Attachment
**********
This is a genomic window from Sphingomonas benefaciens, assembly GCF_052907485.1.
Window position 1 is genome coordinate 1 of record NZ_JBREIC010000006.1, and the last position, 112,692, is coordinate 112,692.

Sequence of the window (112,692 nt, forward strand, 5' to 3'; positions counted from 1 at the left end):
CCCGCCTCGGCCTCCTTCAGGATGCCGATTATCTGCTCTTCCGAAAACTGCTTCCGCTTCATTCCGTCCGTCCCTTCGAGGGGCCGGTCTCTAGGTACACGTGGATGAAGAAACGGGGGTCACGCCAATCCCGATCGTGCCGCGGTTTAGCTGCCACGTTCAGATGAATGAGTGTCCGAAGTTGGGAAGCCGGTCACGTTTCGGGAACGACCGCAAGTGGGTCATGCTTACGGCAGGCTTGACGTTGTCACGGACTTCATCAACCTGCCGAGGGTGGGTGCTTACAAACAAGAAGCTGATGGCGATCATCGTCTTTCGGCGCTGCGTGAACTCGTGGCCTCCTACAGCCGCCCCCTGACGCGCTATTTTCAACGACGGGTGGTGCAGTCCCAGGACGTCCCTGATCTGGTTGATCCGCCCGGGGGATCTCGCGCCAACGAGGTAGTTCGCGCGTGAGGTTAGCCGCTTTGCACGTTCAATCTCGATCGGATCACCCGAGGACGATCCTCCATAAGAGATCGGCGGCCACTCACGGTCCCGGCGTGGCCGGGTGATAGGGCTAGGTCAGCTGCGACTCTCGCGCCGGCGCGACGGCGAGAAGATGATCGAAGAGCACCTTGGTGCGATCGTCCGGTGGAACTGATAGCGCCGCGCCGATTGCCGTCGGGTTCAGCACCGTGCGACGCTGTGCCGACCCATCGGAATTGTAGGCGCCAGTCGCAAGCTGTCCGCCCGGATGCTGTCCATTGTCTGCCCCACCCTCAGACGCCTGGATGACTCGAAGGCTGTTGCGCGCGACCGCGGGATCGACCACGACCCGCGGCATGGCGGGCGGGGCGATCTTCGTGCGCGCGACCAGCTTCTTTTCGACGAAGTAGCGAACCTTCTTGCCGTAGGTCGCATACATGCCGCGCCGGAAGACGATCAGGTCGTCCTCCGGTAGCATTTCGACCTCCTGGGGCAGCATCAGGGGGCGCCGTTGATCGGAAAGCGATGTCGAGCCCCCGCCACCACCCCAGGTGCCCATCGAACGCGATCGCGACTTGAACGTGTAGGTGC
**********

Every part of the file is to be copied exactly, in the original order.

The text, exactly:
This is a genomic window from Sphingomonas benefaciens, assembly GCF_052907485.1.
Window position 1 is genome coordinate 1 of record NZ_JBREIC010000006.1, and the last position, 112,692, is coordinate 112,692.

Sequence of the window (112,692 nt, forward strand, 5' to 3'; positions counted from 1 at the left end):
CCCGCCTCGGCCTCCTTCAGGATGCCGATTATCTGCTCTTCCGAAAACTGCTTCCGCTTCATTCCGTCCGTCCCTTCGAGGGGCCGGTCTCTAGGTACACGTGGATGAAGAAACGGGGGTCACGCCAATCCCGATCGTGCCGCGGTTTAGCTGCCACGTTCAGATGAATGAGTGTCCGAAGTTGGGAAGCCGGTCACGTTTCGGGAACGACCGCAAGTGGGTCATGCTTACGGCAGGCTTGACGTTGTCACGGACTTCATCAACCTGCCGAGGGTGGGTGCTTACAAACAAGAAGCTGATGGCGATCATCGTCTTTCGGCGCTGCGTGAACTCGTGGCCTCCTACAGCCGCCCCCTGACGCGCTATTTTCAACGACGGGTGGTGCAGTCCCAGGACGTCCCTGATCTGGTTGATCCGCCCGGGGGATCTCGCGCCAACGAGGTAGTTCGCGCGTGAGGTTAGCCGCTTTGCACGTTCAATCTCGATCGGATCACCCGAGGACGATCCTCCATAAGAGATCGGCGGCCACTCACGGTCCCGGCGTGGCCGGGTGATAGGGCTAGGTCAGCTGCGACTCTCGCGCCGGCGCGACGGCGAGAAGATGATCGAAGAGCACCTTGGTGCGATCGTCCGGTGGAACTGATAGCGCCGCGCCGATTGCCGTCGGGTTCAGCACCGTGCGACGCTGTGCCGACCCATCGGAATTGTAGGCGCCAGTCGCAAGCTGTCCGCCCGGATGCTGTCCATTGTCTGCCCCACCCTCAGACGCCTGGATGACTCGAAGGCTGTTGCGCGCGACCGCGGGATCGACCACGACCCGCGGCATGGCGGGCGGGGCGATCTTCGTGCGCGCGACCAGCTTCTTTTCGACGAAGTAGCGAACCTTCTTGCCGTAGGTCGCATACATGCCGCGCCGGAAGACGATCAGGTCGTCCTCCGGTAGCATTTCGACCTCCTGGGGCAGCATCAGGGGGCGCCGTTGATCGGAAAGCGATGTCGAGCCCCCGCCACCACCCCAGGTGCCCATCGAACGCGATCGCGACTTGAACGTGTAGGTGC